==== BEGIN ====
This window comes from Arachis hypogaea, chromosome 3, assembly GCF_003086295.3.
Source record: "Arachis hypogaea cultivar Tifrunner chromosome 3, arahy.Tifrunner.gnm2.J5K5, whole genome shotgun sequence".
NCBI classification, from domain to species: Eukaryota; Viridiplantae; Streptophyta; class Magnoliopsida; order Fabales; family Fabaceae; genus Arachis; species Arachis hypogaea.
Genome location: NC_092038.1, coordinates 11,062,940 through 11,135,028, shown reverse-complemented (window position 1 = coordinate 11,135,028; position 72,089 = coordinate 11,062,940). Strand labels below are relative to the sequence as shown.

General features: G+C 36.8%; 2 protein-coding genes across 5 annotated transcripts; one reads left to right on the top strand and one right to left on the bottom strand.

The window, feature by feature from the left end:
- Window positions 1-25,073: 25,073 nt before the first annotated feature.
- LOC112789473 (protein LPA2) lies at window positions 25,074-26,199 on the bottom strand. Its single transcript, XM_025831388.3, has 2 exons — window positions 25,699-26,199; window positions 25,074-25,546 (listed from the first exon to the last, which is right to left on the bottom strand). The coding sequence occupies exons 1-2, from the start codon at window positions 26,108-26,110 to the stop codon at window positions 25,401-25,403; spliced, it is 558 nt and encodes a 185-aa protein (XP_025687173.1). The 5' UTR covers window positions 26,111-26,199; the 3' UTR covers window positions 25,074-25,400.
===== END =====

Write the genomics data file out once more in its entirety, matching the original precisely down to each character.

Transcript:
This window comes from Arachis hypogaea, chromosome 3, assembly GCF_003086295.3.
Source record: "Arachis hypogaea cultivar Tifrunner chromosome 3, arahy.Tifrunner.gnm2.J5K5, whole genome shotgun sequence".
NCBI classification, from domain to species: Eukaryota; Viridiplantae; Streptophyta; class Magnoliopsida; order Fabales; family Fabaceae; genus Arachis; species Arachis hypogaea.
Genome location: NC_092038.1, coordinates 11,062,940 through 11,135,028, shown reverse-complemented (window position 1 = coordinate 11,135,028; position 72,089 = coordinate 11,062,940). Strand labels below are relative to the sequence as shown.

General features: G+C 36.8%; 2 protein-coding genes across 5 annotated transcripts; one reads left to right on the top strand and one right to left on the bottom strand.

The window, feature by feature from the left end:
- Window positions 1-25,073: 25,073 nt before the first annotated feature.
- LOC112789473 (protein LPA2) lies at window positions 25,074-26,199 on the bottom strand. Its single transcript, XM_025831388.3, has 2 exons — window positions 25,699-26,199; window positions 25,074-25,546 (listed from the first exon to the last, which is right to left on the bottom strand). The coding sequence occupies exons 1-2, from the start codon at window positions 26,108-26,110 to the stop codon at window positions 25,401-25,403; spliced, it is 558 nt and encodes a 185-aa protein (XP_025687173.1). The 5' UTR covers window positions 26,111-26,199; the 3' UTR covers window positions 25,074-25,400.